Overclock.net banner
1 - 20 of 29 Posts

·
Registered
Joined
·
18 Posts
Discussion Starter · #1 · (Edited)
A tool written in vulkan compute to stress test video memory for correctness. Ideological successor to memtestCL.
Releases at GitHub

Font Electronic device Software Screenshot Multimedia


Computer Font Screenshot Personal computer Multimedia



Open-source, prebuilt binaries available for windows and linux, supports aarch64 NVidia Jetson.
Simple to use - no any parameters except optional card selection.

Building .exe via github actions is configured. So... anybody can fork repo->enable workflows on the actions tab->make any small changes you want even via browser->commit and github will build the binary from changes you make for you personally!
 

·
Registered
Joined
·
3,537 Posts
very interesting.. thank you for helping the community. will try this out
 

·
Iconoclast
Joined
·
33,727 Posts
Didn't see any security issues with the windows version, though it accessed just about every .json file in C that had 'vulkan' in it, for whatever reason.

Anyway, it seems to use bcrypt and loads the memory on my Navi21 parts fairly well, though not as heavily as things like ethash. The output being every 100 seconds is also a bit long of an interval. Most GPUs won't throw errors at borderline settings, so being able to see the bandwidth more frequently will help dial in settings faster.
 
  • Rep+
Reactions: z390e

·
Registered
Joined
·
18 Posts
Discussion Starter · #4 ·
About security. The code is open, however unfortunately I didn't provide build instructions that can be used on windows machine - the windows binary was cross-built from linux (and tested on windows).
It seems that I should switch to github CI, so that downloaded files would be directly connected to source code.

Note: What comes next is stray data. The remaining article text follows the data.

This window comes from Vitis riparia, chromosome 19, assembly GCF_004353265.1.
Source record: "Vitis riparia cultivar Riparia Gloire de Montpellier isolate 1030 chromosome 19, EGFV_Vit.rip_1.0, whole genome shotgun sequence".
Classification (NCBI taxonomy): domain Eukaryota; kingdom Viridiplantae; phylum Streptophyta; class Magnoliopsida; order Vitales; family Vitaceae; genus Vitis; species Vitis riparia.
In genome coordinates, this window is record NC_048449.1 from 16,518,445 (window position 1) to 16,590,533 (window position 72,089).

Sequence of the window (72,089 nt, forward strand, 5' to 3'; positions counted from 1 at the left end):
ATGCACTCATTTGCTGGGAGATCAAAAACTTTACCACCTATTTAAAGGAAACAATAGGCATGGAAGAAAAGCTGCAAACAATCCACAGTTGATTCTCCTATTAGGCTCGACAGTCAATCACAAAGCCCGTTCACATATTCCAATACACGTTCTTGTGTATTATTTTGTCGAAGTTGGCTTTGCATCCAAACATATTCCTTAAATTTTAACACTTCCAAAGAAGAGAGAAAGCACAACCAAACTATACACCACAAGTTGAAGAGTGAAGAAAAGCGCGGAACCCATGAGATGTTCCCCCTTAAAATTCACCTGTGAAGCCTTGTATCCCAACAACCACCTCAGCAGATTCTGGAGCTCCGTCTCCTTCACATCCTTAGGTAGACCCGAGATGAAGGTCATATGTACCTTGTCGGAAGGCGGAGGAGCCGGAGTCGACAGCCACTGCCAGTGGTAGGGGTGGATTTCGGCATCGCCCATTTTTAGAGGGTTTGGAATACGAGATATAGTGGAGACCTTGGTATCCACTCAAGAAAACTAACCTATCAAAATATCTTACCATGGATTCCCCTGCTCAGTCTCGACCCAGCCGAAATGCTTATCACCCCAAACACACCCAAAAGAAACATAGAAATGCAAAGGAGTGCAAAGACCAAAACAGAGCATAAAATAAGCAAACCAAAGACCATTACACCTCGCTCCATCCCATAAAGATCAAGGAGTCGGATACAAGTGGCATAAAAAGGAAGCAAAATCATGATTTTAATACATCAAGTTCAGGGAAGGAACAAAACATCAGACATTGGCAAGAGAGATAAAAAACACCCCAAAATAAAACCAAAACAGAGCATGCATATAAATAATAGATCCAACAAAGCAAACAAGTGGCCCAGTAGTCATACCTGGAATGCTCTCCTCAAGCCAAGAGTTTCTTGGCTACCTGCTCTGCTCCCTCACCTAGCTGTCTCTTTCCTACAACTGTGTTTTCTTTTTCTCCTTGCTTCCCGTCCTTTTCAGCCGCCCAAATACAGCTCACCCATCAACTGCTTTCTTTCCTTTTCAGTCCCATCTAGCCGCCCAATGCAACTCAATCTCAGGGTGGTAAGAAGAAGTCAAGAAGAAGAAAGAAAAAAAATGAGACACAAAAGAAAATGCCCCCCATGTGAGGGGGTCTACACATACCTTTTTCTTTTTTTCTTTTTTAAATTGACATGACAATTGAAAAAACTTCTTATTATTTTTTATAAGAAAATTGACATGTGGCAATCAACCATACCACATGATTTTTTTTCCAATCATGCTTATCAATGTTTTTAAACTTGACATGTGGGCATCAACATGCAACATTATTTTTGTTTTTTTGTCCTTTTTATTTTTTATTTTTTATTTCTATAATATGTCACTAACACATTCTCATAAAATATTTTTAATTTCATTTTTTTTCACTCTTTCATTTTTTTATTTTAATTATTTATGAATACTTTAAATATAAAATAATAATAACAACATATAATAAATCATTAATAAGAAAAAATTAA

Acessing json files is done during vulkan initialization by the erupt library or windows vulkan loader.

Displaying memory bandwidth is more a debug feature. The tool uses a lot of mem bandwidth, but it does NOT try achieve a maximum. The memory access pattern is 'randomly-iteratively-designed' a mix of linear and random accesses that should be best for detecting errors, not for checking max memory bandwidth. So bcrypt or any other crypto-based algo is not used in testing or application logic, maybe it is imported by some of the compiled-in libraries. Tool is targeted as "stability check tool", not as "memory bandwidth estimator".

So, thank for notice, I'll add this to readme and make stats output more frequent (30 sec I think).
 

·
Iconoclast
Joined
·
33,727 Posts
Tool is targeted as "stability check tool", not as "memory bandwidth estimator".
I understand this. I was just pointing out that, with memory EDC retrying transactions, looking at relative performance is often the only way to see VRAM stability issues. Performance will stop scaling with memory clock, or start to regress, often dozens or hundreds of MHz below where actual errors make it though.
 
  • Rep+
Reactions: galkinvv

·
Registered
Joined
·
101 Posts
I understand this. I was just pointing out that, with memory EDC retrying transactions, looking at relative performance is often the only way to see VRAM stability issues. Performance will stop scaling with memory clock, or start to regress, often dozens or hundreds of MHz below where actual errors make it though.
Are you sure it's EDC and not because of changing memory table entries as clock is increased?
 

·
Iconoclast
Joined
·
33,727 Posts
Are you sure it's EDC and not because of changing memory table entries as clock is increased?
Yes, because the reduction can happen within timing straps, be delayed until errors are corrected at a sufficient rate, or countered with changes to voltage/cooling.
 

·
Registered
Joined
·
94 Posts
Found the time to try this tool out, comes in pretty handy not only to find VRAM errors, but also to exactly pinpoint the spot where performance starts to degrade even before errors will occur.
I'd absolutely agree with @Blameless though, output should indeed be displayed more frequently, 20-30sec max. or maybe even make the interval user-configurable ;)

Anyway, nice work (y)
 

·
Registered
Joined
·
18 Posts
Discussion Starter · #9 ·